• Medicare Part C or a Medicare Advantage Plan must cover at least as much as Original Medicare, meaning that ear irrigation is likely to be covered by your plan. Depending on the terms of your plan, your insurance provider may also help pay for other ear cleaning techniques not covered by Medicare Part B. With Medicare Part C, you'll usually pay a copay or coinsurance for ear cleaning.
  • Medicare Part D may cover prescription ear drops used for ear cleaning. In addition, your plan may help pay for the cost of ear drops prescribed following an ear-cleaning procedure. Some plans also provide coverage for certain over-the-counter medications. If your plan includes this benefit, you may be able to get reimbursed for the cost of at-home ear-cleaning drops. You'll usually have to pay a copay or coinsurance for covered drugs under Medicare Part D.
  • Medigap or a Medicare Supplement plan may help to pay for all or some of the 20% coinsurance that you're responsible for under Medicare Part B.

What Should I Look for in a Medicare Plan
If I Need Frequent Ear Cleaning?

If you frequently need ear cleaning, a Medicare Advantage Plan may be better for your needs than Original Medicare. Choosing a Medicare Part C plan that covers more than one ear-cleaning service will give your doctor the flexibility to choose the procedure that is the right fit for your specific needs.

When shopping for Medicare Part D, look for plans that include over-the-counter drug coverage and confirm that the prescription ear drops your doctor recommends are covered under the insurers' formularies.

How Much Does It Cost to Have My Ears Cleaned?

For 2021, the Medicare Physician Fee Schedule allows medical practitioners to bill Medicare approximately $12 to $23 for earwax removal. Under Medicare Part B, you would expect to pay roughly $10 to $19 out of pocket. The actual cost of ear cleaning depends on where you live and how complicated the irrigation process is.

Under Medicare Part C, the cost of ear cleaning depends on your plan's copay and coinsurance policy.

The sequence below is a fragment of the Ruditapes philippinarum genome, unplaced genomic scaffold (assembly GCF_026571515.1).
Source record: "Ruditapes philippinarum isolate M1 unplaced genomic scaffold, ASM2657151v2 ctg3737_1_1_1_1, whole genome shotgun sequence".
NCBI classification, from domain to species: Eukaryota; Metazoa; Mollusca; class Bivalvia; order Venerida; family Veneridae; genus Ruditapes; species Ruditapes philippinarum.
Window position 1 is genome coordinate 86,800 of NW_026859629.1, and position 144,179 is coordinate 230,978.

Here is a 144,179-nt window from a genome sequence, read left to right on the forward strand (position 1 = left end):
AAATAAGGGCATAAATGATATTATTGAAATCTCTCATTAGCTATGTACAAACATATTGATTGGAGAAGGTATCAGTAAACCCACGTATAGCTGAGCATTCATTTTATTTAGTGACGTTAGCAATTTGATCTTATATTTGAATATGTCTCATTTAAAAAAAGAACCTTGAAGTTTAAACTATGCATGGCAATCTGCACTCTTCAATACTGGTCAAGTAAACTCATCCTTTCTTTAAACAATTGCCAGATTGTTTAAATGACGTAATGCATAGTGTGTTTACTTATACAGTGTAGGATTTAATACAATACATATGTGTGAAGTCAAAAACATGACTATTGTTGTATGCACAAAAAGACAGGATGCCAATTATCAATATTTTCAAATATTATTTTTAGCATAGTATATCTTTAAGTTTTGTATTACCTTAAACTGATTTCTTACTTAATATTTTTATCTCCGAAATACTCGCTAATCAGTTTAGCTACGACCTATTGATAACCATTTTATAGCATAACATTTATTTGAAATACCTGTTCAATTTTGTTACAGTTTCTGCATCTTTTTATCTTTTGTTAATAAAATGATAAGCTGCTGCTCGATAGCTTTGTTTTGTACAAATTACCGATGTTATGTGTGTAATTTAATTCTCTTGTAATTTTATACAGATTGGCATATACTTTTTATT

How Do You Know When You Need Earwax Removal?

Signs of earwax impaction include:

  • Balance problems
  • Coughing
  • Diminished hearing
  • Dizziness
  • Ear pain
  • Persistent itching
  • Ringing in your ears
  • Sensation of pressure or fullness in your ears
  • Spots of blood in your earwax

Other medical conditions can cause similar symptoms, making it important that you see a doctor for a diagnosis.

Why Is Ear Cleaning Important?

Unpleasant symptoms aren't the only danger of earwax impaction. Left untreated, earwax buildup can make you more prone to ear infections. Severe impaction may also result in damage to the structure of your ear.

Can I Safely Clean My Ears at Home?

Experts caution not to try and clean your own ears with your fingers, cotton swabs and manual wax removal tools. When performed incorrectly, manual earwax removal could result in wax moving further up into the ear canal. This worsens blockages rather than addressing them. Plus, manual wax removal could cause injury to your eardrum or ear canal.

Ear candles are also considered dangerous because they pose a risk for burns and might irritate your ear canal.

Over-the-counter ear drops are a safe option for at-home ear cleaning. Your doctor may also recommend that you flush your ears with one of the following:

  • A solution of baking soda and water
  • Hydrogen peroxide 3%
  • Oils like baby oil, glycerin or mineral oil
  • Warm water